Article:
The NHS may need to find an extra £4 billion per year to treat people with long-term conditions, MPs have warned.
Long-term conditions are one of the "biggest challenges" facing the NHS, the Health Select Committee has said.
Caring for people with long-term conditions currently accounts for 70% of NHS England's budget.
Demand for services currently outstrips funding, and the situation is only likely to get worse, MPs warned.
Latest figures show that the NHS spends £1,000 per year treating someone with diabetes, high blood pressure, dementia, depression or arthritis.
Someone with two of these health issues costs around £3,000, and a person with three will need around £8,000 in funding per year.
Currently around 15 million people are living with a long-term condition, but that is set to rise by an additional three million over the next ten years.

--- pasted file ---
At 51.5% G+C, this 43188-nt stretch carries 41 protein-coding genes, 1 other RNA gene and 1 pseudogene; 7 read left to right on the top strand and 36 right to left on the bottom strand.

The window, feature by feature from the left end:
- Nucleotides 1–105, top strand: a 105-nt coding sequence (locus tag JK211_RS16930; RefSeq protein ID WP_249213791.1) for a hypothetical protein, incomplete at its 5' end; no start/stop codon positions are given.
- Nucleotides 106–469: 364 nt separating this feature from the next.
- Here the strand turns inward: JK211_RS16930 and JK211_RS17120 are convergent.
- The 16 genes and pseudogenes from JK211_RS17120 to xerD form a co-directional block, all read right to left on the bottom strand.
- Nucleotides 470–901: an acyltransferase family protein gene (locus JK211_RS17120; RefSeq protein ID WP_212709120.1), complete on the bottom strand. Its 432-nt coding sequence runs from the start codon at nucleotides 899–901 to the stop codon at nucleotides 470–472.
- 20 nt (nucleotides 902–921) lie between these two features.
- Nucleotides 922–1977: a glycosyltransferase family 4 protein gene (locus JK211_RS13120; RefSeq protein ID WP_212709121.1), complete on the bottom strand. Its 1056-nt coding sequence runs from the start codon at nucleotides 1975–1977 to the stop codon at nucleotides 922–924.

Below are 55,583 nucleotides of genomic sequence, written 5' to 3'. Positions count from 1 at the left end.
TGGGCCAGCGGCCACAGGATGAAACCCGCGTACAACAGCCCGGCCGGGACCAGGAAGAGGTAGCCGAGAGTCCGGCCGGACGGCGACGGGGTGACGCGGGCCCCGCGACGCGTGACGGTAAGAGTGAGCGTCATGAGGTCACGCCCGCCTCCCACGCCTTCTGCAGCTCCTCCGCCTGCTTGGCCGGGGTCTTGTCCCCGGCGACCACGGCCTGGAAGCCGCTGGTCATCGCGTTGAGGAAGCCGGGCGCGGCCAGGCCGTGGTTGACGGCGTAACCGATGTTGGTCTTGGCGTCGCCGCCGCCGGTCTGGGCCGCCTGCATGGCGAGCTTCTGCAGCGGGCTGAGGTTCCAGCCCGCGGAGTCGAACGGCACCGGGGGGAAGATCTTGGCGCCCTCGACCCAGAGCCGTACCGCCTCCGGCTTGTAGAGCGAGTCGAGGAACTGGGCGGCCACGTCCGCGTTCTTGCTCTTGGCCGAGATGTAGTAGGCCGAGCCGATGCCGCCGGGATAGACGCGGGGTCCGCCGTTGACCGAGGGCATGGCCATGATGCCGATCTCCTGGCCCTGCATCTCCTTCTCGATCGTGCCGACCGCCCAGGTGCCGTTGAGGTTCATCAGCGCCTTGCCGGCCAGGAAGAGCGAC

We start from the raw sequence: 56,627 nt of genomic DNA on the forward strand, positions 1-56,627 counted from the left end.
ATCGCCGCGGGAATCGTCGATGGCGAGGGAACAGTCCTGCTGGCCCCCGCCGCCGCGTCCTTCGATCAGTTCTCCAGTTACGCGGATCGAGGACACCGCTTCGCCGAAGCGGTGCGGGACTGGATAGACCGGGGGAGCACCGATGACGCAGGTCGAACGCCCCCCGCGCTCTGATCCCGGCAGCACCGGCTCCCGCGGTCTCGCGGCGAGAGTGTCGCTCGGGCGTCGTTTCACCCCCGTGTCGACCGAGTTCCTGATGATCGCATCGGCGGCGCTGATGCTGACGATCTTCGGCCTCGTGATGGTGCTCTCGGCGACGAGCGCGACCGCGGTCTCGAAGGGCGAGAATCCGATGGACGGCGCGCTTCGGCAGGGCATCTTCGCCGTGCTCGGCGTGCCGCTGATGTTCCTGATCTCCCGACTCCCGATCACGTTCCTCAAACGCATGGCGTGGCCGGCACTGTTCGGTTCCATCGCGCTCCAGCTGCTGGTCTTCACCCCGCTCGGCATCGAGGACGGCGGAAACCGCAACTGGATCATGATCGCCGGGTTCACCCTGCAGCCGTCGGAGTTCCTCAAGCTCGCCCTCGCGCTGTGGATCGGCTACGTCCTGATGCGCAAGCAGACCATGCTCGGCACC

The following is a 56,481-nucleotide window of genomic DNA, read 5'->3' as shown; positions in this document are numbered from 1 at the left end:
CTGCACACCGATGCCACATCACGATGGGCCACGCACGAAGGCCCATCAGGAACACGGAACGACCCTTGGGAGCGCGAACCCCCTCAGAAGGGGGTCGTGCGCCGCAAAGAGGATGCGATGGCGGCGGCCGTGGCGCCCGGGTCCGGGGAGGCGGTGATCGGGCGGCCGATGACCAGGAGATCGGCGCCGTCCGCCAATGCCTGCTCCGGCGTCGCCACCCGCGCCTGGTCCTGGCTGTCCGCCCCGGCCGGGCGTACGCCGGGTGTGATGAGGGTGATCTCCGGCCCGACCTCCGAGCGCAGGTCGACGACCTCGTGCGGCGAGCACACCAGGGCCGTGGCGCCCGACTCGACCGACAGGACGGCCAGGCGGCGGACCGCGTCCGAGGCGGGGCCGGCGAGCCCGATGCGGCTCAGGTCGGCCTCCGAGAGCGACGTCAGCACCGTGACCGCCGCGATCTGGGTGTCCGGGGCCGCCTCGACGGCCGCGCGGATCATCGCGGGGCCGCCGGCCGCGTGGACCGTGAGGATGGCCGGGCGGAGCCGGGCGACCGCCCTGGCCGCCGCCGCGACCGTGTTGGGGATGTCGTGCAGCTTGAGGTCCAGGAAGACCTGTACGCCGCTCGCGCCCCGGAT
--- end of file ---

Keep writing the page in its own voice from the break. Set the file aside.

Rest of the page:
Dr Sarah Wollaston, recently appointed chair of the Health Select Committee said: “What we’re seeing is not only an increase in the numbers of people with long-term conditions but the number of people living with multiple conditions.
“Looking at the financial impact of that, it is estimated that compared to a baseline in 2010 the NHS is going to have to find £4bn extra a year just to be keeping pace with that demographic change and the impact of multiple long-term conditions."
The former GP added: “We feel that there needs to be a much greater sense of urgency as to how we’re going to deal with that, not only in financial terms but the impact on people."